伊战士兵Scott Ostrom-菲林中文-独立胶片摄影门户!


Scott talks with his attorney, Christopher Griffin, after a court appearance at the Boulder County Justice Center on June 16, 2011. Scott had been charged with third-degree assault but ultimately pleaded guilty to harassment. A violation of a protection order was dismissed, and he pleaded guilty to driving while ability impaired. Griffin said he was greatly concerned for soldiers returning from war. “We send these kids off to war — we make them see things people otherwise wouldn’t have to see. Then we expect them to come back and behave like the rest of us. It’s breaking my heart, and we have to do something about it. As far as criminal justice goes, we need to look at these people differently.” #


伊战士兵Scott Ostrom-菲林中文-独立胶片摄影门户!


After a sleepless night, Scott stands at his window as he waits for his girlfriend to pick up all her things on May 24, 2011. He had rekindled the relationship and regretted it. “There’s no winning. I can’t walk out of the situation. … I feel like I’m constantly in combat,” he said. He recalls his marriage before his second deployment to Iraq. “They told us it was going to be serious. And I thought I want to get married before I die. So I found this girl, fell in love.” Ultimately the relationship added more stress to his time at war, “I found out that the girl I fell in love with and married was sleeping with a professor.” #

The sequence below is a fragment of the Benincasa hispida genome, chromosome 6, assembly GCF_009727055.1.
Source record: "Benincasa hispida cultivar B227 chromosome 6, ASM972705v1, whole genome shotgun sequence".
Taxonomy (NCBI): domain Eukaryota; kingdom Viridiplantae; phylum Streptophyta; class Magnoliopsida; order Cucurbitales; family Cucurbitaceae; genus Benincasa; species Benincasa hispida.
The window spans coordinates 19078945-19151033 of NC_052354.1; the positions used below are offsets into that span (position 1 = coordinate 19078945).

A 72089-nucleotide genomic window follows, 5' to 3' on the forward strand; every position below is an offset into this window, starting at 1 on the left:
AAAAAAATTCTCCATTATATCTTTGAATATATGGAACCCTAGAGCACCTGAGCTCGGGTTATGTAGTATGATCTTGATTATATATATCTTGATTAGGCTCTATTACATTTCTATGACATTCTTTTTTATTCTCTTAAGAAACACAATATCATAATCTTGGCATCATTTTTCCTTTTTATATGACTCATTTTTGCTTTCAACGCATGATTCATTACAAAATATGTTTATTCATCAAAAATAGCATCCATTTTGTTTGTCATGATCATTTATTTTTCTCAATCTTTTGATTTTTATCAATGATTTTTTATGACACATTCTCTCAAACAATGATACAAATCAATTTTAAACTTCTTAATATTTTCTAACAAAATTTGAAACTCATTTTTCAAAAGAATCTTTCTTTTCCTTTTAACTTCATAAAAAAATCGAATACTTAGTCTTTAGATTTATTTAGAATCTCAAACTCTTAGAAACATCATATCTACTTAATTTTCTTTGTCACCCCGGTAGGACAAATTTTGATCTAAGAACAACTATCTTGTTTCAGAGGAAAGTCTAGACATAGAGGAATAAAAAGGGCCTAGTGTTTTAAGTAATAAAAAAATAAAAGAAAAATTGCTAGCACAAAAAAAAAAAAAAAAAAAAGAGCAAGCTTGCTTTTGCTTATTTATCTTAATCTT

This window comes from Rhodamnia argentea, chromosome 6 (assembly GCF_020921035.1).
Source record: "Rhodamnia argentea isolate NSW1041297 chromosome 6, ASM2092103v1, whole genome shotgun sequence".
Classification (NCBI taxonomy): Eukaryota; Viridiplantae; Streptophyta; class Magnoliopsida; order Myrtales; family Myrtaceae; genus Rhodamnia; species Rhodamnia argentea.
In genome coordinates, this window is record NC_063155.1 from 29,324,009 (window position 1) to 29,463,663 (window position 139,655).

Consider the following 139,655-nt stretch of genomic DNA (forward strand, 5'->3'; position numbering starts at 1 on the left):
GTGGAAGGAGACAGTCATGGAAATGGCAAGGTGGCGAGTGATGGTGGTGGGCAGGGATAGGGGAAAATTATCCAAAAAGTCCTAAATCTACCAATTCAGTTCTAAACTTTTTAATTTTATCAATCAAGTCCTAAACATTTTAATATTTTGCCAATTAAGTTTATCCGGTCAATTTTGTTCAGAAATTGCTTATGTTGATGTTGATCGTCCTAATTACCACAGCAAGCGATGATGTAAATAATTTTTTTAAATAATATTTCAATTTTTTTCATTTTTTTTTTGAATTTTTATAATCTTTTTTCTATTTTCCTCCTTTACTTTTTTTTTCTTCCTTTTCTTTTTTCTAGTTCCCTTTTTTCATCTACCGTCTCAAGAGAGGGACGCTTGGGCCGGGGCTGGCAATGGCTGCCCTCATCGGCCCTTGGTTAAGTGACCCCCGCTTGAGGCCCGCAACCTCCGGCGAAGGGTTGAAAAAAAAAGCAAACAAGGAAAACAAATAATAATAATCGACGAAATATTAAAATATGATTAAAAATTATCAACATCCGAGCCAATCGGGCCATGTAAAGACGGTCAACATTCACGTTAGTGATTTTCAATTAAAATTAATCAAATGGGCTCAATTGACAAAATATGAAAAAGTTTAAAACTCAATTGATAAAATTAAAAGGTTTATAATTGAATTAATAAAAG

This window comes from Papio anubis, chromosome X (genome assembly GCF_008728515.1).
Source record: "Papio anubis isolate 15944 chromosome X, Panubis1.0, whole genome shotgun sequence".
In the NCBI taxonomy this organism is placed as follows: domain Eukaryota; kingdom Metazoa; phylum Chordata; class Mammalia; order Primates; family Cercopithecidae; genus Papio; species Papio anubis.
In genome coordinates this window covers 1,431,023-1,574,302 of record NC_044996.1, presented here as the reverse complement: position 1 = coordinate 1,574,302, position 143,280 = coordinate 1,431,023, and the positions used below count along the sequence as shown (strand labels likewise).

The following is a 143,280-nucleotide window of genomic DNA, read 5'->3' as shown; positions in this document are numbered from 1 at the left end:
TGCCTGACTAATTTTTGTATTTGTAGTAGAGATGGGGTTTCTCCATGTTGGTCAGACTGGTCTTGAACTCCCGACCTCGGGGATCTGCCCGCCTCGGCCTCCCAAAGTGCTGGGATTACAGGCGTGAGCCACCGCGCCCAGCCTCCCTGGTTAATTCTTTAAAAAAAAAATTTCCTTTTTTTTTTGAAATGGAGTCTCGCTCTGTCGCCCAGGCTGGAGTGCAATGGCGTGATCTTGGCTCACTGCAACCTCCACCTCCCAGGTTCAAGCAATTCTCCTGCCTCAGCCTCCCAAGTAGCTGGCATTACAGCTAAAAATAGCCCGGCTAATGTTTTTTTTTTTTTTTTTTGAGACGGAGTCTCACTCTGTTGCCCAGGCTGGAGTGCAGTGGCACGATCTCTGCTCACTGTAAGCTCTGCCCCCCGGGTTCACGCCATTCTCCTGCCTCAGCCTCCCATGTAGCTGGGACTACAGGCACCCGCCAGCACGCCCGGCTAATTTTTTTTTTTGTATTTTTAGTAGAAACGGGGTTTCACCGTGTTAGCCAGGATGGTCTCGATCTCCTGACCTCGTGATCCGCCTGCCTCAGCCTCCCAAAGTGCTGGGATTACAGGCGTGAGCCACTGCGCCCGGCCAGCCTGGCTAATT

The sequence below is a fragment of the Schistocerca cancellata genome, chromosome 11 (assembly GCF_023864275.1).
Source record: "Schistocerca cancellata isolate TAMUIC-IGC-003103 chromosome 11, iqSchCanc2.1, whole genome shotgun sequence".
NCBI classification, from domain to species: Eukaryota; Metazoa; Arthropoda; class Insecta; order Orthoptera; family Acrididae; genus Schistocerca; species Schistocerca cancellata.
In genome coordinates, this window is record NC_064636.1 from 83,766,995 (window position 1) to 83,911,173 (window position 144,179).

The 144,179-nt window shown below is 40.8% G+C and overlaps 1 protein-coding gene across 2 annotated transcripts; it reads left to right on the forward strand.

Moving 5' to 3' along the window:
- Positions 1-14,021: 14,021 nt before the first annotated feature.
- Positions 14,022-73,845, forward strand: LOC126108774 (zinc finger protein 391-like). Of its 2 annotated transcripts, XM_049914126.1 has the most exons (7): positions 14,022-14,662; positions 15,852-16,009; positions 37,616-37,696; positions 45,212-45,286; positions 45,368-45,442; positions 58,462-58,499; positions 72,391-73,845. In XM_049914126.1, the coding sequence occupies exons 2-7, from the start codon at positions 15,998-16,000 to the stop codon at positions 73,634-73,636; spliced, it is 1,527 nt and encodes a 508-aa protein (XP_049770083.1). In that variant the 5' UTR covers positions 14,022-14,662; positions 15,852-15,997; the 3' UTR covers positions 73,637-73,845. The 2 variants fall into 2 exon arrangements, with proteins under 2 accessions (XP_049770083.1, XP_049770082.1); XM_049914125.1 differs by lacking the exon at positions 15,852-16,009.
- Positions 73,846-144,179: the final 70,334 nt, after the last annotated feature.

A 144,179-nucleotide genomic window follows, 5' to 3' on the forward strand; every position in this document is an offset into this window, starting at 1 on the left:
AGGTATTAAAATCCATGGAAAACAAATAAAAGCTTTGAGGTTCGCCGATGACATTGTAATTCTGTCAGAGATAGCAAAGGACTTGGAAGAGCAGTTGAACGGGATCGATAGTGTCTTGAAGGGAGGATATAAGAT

伊战士兵Scott Ostrom-菲林中文-独立胶片摄影门户!


During their breakup Scott tries to leave his apartment as his girlfriend seizes his glasses. “She steals my glasses because I can’t see without them. She antagonizes me. She does it to push my buttons, but I’m not going to do anything. I’m not going to hit her.” As soon as she entered, she immediately began carrying things to her car. “I dated this girl for almost two years, and it was the most tumultuous relationship I have ever had in my life. It was the closest thing that got me back to the levels of stress I had in combat,” Scott said. #